This is the season for more than holidays and snuggling by the  fire…this is also the season for house fires. Many fires are caused by ashes that are not properly cooled or disposed of. In this post, we will review ways to deal safely with ash. Always remember, we install Thermo-Rite glass doors to help keep embers in your fire.


Make sure you are using a metal bucket with a tightly-fitted lid to dispose of ashes.

Make sure you are using a metal bucket with a tightly-fitted lid to dispose of ashes.

Improper ash removal from fireplaces and wood burning stoves cause thousands of fires every year. According to the National Fire Protection Agency, 9870 house fires were caused yearly (1994-1998 statistics) due to improperly discarded ashes.

Hot coals, hidden in a pile of ashes and thus well insulated, can stay hot for up to 4 days.

Never empty ashes into a paper or plastic bag, cardboard box, or other similar container. The only suitable means for ash storage is a metal container with a tight fitting lid; this helps keep air from blowing through and disturbing ashes which can leave hot coals exposed for re-ignition. Many home fires begin from improperly stored ashes while the home’s occupants are asleep, as the evening breeze intensifies.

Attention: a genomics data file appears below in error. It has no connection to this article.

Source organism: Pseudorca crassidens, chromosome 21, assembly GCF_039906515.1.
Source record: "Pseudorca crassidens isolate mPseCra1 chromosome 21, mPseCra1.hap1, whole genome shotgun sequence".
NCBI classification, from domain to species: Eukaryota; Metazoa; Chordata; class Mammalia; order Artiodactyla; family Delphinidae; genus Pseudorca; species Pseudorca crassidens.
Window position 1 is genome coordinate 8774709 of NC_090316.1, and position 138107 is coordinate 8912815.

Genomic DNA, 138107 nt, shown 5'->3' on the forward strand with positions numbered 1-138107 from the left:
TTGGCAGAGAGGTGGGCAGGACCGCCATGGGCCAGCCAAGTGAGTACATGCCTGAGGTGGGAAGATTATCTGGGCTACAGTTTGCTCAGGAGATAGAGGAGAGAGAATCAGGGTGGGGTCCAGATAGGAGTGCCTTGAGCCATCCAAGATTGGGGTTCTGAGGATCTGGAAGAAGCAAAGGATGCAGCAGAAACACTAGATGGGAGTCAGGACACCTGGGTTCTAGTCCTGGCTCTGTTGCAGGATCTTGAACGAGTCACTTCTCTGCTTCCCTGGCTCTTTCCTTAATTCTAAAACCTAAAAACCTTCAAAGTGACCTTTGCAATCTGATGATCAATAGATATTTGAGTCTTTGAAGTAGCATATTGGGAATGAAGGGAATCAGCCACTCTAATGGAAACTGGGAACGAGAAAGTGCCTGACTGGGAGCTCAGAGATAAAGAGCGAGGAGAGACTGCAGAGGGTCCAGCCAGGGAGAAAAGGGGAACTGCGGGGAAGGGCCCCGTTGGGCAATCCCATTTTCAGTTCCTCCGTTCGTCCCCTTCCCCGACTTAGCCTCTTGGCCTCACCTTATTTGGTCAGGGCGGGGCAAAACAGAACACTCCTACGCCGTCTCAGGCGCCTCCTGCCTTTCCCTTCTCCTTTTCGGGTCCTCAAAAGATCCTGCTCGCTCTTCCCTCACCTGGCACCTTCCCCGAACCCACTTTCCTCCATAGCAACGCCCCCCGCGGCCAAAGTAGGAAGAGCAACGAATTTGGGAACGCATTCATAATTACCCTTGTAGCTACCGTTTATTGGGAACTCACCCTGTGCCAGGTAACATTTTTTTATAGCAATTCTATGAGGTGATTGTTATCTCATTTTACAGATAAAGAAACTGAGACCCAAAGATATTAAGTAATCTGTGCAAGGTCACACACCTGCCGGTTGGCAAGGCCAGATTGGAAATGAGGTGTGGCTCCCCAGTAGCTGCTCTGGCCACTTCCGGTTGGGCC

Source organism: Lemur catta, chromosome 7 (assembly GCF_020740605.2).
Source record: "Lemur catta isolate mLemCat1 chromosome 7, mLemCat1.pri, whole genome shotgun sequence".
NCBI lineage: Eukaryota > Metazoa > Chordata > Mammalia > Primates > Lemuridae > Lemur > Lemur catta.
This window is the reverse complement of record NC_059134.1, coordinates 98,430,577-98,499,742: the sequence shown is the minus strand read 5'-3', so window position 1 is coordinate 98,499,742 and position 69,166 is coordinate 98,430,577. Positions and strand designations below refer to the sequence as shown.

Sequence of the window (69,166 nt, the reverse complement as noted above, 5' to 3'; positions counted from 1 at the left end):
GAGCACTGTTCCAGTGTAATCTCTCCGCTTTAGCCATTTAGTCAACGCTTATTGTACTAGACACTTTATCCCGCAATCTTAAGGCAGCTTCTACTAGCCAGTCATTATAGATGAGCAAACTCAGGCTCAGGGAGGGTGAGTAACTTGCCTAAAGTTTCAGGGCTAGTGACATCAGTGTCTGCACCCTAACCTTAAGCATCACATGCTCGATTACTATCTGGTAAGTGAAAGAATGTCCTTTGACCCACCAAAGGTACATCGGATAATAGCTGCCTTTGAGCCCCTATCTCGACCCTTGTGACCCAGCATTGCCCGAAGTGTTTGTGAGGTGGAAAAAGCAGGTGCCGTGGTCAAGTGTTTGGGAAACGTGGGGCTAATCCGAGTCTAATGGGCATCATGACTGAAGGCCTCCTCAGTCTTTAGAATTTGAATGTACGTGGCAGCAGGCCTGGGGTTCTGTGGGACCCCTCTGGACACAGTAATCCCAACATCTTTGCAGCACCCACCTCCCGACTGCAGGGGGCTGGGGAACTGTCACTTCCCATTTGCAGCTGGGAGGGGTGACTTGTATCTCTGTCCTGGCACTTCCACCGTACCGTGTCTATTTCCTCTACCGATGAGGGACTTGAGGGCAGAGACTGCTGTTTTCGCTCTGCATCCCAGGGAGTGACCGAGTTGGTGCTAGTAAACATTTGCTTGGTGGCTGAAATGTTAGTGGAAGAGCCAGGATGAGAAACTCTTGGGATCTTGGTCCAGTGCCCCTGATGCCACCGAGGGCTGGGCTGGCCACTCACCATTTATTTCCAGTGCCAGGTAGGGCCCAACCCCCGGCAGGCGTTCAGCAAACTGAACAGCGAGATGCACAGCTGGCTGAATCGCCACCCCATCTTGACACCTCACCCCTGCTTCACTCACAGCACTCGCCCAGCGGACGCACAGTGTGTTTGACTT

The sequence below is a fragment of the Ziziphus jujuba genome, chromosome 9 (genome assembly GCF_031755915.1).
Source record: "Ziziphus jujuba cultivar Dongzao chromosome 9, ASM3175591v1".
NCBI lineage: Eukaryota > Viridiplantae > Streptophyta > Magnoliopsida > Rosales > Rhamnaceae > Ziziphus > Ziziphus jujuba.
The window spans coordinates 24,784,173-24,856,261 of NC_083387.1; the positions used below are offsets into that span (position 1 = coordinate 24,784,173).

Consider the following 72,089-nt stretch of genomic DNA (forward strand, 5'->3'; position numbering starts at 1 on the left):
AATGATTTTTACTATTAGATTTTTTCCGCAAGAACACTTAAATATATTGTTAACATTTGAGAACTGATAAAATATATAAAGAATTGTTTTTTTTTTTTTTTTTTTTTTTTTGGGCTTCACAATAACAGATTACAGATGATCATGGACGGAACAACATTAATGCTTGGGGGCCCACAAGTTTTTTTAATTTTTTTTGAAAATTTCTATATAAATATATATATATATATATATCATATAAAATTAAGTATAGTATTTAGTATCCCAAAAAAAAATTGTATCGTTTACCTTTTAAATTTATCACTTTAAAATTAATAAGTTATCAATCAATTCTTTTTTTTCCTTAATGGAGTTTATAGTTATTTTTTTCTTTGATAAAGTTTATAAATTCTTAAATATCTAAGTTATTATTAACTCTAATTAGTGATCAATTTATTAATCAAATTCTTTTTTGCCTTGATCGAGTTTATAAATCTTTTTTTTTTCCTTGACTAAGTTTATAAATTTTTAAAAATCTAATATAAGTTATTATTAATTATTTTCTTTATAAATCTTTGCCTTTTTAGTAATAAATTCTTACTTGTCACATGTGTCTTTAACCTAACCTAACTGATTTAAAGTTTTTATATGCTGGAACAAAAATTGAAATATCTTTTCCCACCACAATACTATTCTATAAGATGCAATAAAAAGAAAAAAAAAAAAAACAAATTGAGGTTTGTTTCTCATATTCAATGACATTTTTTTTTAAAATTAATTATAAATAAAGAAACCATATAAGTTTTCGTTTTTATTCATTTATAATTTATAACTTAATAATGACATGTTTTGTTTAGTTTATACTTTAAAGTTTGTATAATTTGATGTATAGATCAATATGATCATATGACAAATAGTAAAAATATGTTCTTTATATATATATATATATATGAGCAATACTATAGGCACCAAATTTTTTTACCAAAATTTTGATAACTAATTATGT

For optimum safety, wet the wood ashes prior to attaching the metal lid to the pail. DO NOT store your metal ash container on your deck, in your garage, or in any location that may allow heat to transfer from those hot coals to nearby flammable items. Untold wooden decks catch fire every year due to this simple oversight.


Wood ash, once completely cooled, can safely be disposed of in your garden because natural firewood ash makes a great soil additive that your plants will enjoy. Just make sure you have removed any mulching materials such as dried leaves and other dried plants first, so there’s nothing to catch fire in your garden. Spray the dispersed ashes with water as an added safety precaution. Do not add ashes to your soil if you burn coal, or ashes from burned wood that was painted, stained or treated with any chemicals as these chemicals may be harmful to your soil and plants.

Don’t forget: Can Your Ashes!